// what?
        }
        super.updateConfiguration(using:state)
    }
}

Clearly, what we want to do is alter the cell’s background configuration. The cell’s background configuration does not arrive as a parameter into this method; on the other hand, we are the cell, so we can just fetch the background configuration and change it.

Let’s say that our goal is to overlay a translucent gray color on top of the cell’s existing custom background view as a signal to the user that the cell is selected. That sounds like a view — a subview of the existing image view that is functioning as the configuration’s customView. We can simply add and remove that subview as circumstances warrant; moreover, we have reference-type access to the custom view, so we don’t even need to replace the background configuration:

class MyCell: UITableViewCell {
    override func updateConfiguration(using state: UICellConfigurationState) {
        guard let cv = self.backgroundConfiguration?.customView else { return }
        if state.isSelected || state.isHighlighted {
            if cv.subviews.count == 0 {
                let sel = UIView()
                sel.backgroundColor = UIColor.gray.withAlphaComponent(0.3)
                sel.frame = cv.bounds
                sel.autoresizingMask = [.flexibleWidth, .flexibleHeight]
                cv.addSubview(sel)
            }
        } else {
            cv.subviews.first?.removeFromSuperview()
        }
        super.updateConfiguration(using:state)
    }
}

Color Transformers

The architecture I’ve just described is surprising. We are unable to configure the cell’s selection-related behavior in the data source; we are compelled to subclass the cell and respond to selection ourselves. I guess I don’t mind having to write the code that responds to selection, but I really don’t like having to subclass the cell merely to say what code it is. I think I would have expected a UIBackgroundConfiguration to have something like an onSelectionChange property whose value is a function to be called by the runtime.

That, in fact, is what we get if all we want to do is change the background color dynamically (without regard to the background custom view). A UIBackgroundConfiguration, it turns out, has a backgroundColorTransformer property. It is a function, and it is called when there’s a state change:

var b = UIBackgroundConfiguration.listPlainCell()
b.backgroundColorTransformer = // ...
cell.backgroundConfiguration = b

What should the transformer function be? It needs to receive a UIColor and return a UIColor. It has no access to the cell state; on the other hand, if we define the function in our cellForRowAt implementation, we can pass a reference to the cell directly into the function (because a Swift function is a closure). Here, we can examine the configuration state and act accordingly. In this example, my background color is blue, except when the cell is selected, in which case it is gray:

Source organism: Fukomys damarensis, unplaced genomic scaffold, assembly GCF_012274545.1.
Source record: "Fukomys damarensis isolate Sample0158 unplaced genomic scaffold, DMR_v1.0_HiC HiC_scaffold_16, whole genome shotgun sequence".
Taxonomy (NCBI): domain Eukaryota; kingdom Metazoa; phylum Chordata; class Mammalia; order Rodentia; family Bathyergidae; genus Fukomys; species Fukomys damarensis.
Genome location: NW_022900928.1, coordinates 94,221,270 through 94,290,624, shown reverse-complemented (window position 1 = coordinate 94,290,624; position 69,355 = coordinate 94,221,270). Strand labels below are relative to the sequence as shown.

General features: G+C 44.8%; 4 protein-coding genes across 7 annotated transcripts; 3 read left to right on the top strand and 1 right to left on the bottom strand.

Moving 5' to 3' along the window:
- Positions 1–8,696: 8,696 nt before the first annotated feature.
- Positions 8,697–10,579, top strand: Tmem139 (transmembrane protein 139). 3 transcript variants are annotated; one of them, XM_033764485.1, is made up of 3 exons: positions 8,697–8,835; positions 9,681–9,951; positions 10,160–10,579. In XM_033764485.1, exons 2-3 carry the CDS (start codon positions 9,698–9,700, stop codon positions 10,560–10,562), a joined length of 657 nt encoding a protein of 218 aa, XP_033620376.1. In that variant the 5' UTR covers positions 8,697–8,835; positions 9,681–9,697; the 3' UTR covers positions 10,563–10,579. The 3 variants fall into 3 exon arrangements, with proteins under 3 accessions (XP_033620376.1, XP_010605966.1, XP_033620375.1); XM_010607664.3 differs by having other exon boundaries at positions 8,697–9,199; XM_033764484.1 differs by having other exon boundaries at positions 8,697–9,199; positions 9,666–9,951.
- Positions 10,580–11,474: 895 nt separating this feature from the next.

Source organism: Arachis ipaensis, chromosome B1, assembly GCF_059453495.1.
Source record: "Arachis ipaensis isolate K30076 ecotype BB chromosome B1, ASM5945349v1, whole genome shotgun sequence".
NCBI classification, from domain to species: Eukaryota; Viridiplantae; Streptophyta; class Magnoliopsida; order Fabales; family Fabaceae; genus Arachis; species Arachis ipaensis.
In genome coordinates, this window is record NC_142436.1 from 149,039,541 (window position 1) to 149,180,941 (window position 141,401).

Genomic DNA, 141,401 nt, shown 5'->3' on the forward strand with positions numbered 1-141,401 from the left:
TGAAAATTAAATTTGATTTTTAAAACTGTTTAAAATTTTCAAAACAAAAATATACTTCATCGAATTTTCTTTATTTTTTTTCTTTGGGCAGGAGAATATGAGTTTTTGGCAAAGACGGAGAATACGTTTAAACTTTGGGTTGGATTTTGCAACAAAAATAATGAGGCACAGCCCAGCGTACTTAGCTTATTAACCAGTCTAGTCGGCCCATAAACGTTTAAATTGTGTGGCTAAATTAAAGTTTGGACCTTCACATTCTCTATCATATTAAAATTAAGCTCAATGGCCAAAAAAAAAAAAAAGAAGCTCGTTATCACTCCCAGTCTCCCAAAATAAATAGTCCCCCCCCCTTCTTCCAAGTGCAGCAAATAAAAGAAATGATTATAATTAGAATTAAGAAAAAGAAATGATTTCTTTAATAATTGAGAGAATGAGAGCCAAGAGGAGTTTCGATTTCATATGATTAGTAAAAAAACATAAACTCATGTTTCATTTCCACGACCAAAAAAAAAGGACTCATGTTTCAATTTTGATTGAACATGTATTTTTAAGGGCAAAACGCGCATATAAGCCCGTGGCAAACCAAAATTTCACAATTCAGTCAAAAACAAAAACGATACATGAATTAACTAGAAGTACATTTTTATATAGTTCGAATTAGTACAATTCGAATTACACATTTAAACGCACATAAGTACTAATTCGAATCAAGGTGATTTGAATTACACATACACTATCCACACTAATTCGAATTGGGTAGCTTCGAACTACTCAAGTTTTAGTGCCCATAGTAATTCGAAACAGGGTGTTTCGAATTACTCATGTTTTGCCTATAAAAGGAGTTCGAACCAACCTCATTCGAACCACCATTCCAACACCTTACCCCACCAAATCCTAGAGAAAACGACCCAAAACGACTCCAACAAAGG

var b = UIBackgroundConfiguration.listPlainCell()
b.backgroundColorTransformer = UIConfigurationColorTransformer { [weak cell] c in
    if let state = cell?.configurationState {
        if state.isSelected || state.isHighlighted {
            return .gray
        }
    }
    return .blue
}
cell.backgroundConfiguration = b

You’ll notice that I did nothing with the incoming color parameter (c). The identity of the incoming color seems rather capricious and I don’t want to go into detail about it. Observe also that I did not set the background configuration’s backgroundColor in that example. My experimentation shows that if you do that, the color returned by the backgroundColorTransformer is not used. You must use one or the other, it seems. Logging shows that even when I am returning gray, the background color displayed is not turning gray. The whole mechanism feels rather buggy to me.

Conclusions

I like content configurations, and I can see why Apple feels sufficiently confident about them to deprecate table view cell subviews such as textLabel and imageView. Background configuration, on the other hand, seems somewhat misconceived. Their behavior feels buggy, and the requirement that we subclass the cell just to specify a different background view when the cell is selected is onerous and unnecessarily heavyweight. Going forward, I’m happy to use cell content configurations, but I have a feeling I’m going to be sticking with the cell’s backgroundView and selectedBackgroundView for a while yet.

Let me remind you once more, also, that everything I’ve said about table view cell configurations applies equally to collection view cells. A UICollectionViewCell has a contentConfiguration and a backgroundConfiguration. A collection view cell doesn’t have a textLabel or an imageView, but if you apply a UIListContentConfiguration to the cell, you effectively get them for free. You can use the backgroundConfiguration or you can stick with the cell’s backgroundView and selectedBackgroundView.

Check out the rest of the series:

The Developer’s Guide to User-Interactive Cell Configurations in iOS 14
The Developer’s Guide to List Content Views in iOS 14
The Developer’s Guide to Cell Content Configuration in iOS 14